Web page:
It’s not a new representation. I saw the same thing when I looked at news stories about gay people in the early 2000s, Muslims in the 2000s and feminists in the 1990s and 2000s. Another representation (also used on gay people) was to link trans people with crime, connecting them to words like killer, prisoner, lag, criminal, murderer, rapist, jail and kill. These words occurred with trans(gender) 3 times in 2012, but 608 times in 2018-19.
It’s crazy to give trans prisoners everything they say they want,’ said chair Janice Williams. Why wouldn’t they lie in the circumstances? (Daily Mail)
Women’s jail holds trans lag born lad (The Sun, September 13, 2019)
Some of the trans brigade advocate the murder of Terfs as the best course. (Telegraph, 12 January 2019)
Transphobia, trans children and the trans lobby
What about more general contexts? What topics are trans people talked about in relation to more, or less these days? Here we see potentially a change for the better. Topics that now take up less space in the overall debate involve references to transvestites and ladyboys as well as discussion of implants, the clothing worn by trans people and their ability to “pass” as a particular gender. There’s less of the inappropriate prurience in trans people that’s associated with sitcom characters like Alan Partridge. In its place, the biggest area of growth is in stories relating to transphobia and discrimination, although there were also increases in references to transitioning, inclusivity and gender-neutral pronouns.
Lest we think that references to transphobia indicate that the press are overall more concerned about trans people being abused, a closer look indicates this is not always the case. Although such references are 112 times more frequent in 2018-9 compared to 2012, 15% of the 2018-19 mentions put the word transphobia in quotes, implying authorial distance or even rejection of the term.
A transgender teenager who demanded the removal of a female Labour member from her post as women’s officer over her allegedly “transphobic” views has been elected to the post in her local Labour party. (The Times, November 20, 2017)
I took 100 random cases of transphobia and related words like transphobe and looked at them in more detail. Approximately half (47) used the term to raise questions about its validity – either using the distancing quotes, referring to “supposed” or “alleged” transphobia, mentioned the way that the accusers behave: e.g. “howled down as transphobia” or simply baldly stating that something is not transphobia.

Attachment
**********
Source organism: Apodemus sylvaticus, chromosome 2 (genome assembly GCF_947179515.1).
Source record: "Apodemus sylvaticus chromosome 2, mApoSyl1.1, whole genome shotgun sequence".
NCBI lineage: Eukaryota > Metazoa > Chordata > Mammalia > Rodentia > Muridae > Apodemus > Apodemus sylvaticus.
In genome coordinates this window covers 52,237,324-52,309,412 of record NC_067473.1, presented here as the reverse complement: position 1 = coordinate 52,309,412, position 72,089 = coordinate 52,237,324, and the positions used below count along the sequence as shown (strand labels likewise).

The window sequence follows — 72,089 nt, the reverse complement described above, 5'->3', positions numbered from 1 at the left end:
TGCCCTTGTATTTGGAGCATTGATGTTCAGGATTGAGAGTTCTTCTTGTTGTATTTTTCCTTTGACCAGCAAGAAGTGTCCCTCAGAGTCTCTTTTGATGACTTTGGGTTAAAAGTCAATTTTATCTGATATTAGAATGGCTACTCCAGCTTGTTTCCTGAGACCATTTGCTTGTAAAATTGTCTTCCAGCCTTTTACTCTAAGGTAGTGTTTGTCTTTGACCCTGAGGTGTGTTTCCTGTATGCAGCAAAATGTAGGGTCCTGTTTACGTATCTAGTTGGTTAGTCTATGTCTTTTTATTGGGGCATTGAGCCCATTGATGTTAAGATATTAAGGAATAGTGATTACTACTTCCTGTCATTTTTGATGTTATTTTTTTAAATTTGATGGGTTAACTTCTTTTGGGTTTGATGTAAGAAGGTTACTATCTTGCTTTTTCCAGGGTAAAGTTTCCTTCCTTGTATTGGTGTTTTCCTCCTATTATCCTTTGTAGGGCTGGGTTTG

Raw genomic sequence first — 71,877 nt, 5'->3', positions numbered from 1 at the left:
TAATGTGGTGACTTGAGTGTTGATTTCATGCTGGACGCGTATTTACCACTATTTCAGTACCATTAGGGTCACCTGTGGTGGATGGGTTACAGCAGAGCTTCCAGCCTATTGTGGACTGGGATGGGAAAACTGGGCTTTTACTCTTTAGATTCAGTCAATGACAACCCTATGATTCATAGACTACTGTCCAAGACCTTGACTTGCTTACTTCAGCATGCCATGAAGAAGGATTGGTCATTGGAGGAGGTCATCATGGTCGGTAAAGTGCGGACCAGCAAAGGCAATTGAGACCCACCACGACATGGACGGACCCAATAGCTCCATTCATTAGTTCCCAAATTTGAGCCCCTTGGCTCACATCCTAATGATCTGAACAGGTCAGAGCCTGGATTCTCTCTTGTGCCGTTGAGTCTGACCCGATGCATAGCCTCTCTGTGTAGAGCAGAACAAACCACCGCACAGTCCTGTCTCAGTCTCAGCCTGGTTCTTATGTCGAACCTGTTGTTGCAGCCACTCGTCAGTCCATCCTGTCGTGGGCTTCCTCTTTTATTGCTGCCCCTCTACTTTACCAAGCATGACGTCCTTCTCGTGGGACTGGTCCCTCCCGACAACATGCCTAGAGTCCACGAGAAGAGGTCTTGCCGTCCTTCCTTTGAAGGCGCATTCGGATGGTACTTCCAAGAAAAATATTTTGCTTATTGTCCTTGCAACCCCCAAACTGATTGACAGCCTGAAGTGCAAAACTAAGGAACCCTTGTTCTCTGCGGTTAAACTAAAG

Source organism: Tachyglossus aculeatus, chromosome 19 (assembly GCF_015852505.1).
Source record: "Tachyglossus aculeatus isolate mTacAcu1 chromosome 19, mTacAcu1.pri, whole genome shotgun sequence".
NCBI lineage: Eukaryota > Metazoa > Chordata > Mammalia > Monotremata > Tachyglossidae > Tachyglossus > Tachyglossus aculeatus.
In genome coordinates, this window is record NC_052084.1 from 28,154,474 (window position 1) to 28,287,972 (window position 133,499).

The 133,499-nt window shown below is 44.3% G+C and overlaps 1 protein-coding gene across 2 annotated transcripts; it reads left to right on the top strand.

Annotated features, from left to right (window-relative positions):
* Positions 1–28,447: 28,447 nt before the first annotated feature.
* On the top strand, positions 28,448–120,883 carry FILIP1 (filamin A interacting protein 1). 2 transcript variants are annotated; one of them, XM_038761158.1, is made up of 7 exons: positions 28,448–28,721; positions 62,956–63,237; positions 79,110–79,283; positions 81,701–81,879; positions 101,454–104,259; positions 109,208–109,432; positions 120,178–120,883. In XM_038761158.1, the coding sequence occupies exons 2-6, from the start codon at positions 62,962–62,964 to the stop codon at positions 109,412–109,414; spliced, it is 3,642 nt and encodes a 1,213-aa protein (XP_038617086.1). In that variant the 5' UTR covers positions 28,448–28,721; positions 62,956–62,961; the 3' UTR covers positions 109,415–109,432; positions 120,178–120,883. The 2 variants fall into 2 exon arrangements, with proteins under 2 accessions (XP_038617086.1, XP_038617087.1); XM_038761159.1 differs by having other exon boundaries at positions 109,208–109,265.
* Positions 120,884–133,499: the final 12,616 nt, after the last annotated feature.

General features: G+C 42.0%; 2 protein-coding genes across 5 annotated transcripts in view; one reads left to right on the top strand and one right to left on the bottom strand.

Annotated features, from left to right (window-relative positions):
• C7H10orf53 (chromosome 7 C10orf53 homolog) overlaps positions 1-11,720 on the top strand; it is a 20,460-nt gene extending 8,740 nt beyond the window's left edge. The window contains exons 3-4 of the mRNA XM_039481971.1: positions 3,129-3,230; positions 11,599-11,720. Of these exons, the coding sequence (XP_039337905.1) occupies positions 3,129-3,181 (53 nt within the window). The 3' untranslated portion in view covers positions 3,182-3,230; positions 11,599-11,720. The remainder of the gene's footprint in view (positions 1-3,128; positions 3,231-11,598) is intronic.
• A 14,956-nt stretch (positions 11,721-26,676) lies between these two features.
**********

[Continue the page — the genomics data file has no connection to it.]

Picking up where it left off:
An analysis of the term trans(gender) children found a slightly better picture. That term doesn’t occur in the distancing scare quotes – so the concept of trans(gender) children appears to be more accepted in the press than the concept of transphobia. An analysis of 100 random cases found 56 that accepted the existence of trans children and/or advocated that they should receive support. Thirty seven cases were more disapproving, either suggesting that children who identify as trans should not be supported in transitioning or that efforts to support them (e.g. through pronoun stickers or gender-neutral toilets) are unnecessary, even unhelpful. A further seven cases appear more neutral, noting that this is an issue which divides people but not clearly coming down on either side. It’s very rare to find voices of trans(gender) children in these press articles.
A final change relates to the increase in the phrase trans(gender) lobby. There were no mentions of this phrase in 2012. In contrast, 2018-19 saw 151 mentions of it, with over 90% of such cases writing about it in a negative way (e.g. as silencing debate, peddling politically-correct fallacies, being deranged or aggressively militant). The transgender lobby is described in somewhat contradictory terms across the press. At times, journalists go out of their way to stress that it is unimportant, referring to it as miniscule and doomed, yet at other times it is described as powerful, hegemonic and influential (with the implication that it should not be these things).
The UK press wrote over 6,000 articles about trans people in 2018-19. On the surface there appear to have been improvements – the more sexualising and joking uses of language around trans people have reduced since 2012 and there are many more stories around transphobia and inclusivity. However, there are large swathes of the press which write about these topics in order to be critical of trans people and many articles which consequently paint trans people as unreasonable and aggressive. The picture suggests that the conservative press and most of the tabloids have shifted from an openly hostile and ridiculing stance on trans people towards a carefully worded but still very negative stance.
Baker, P. (2014) ‘”Bad wigs and screaming mimis”: Using corpus-Assisted techniques to carry out critical discourse analysis of the representation of trans people in the British press.’ In C. Hart and P. Cap (eds) Contemporary Critical Discourse Studies. London, Bloomsbury: 211-236.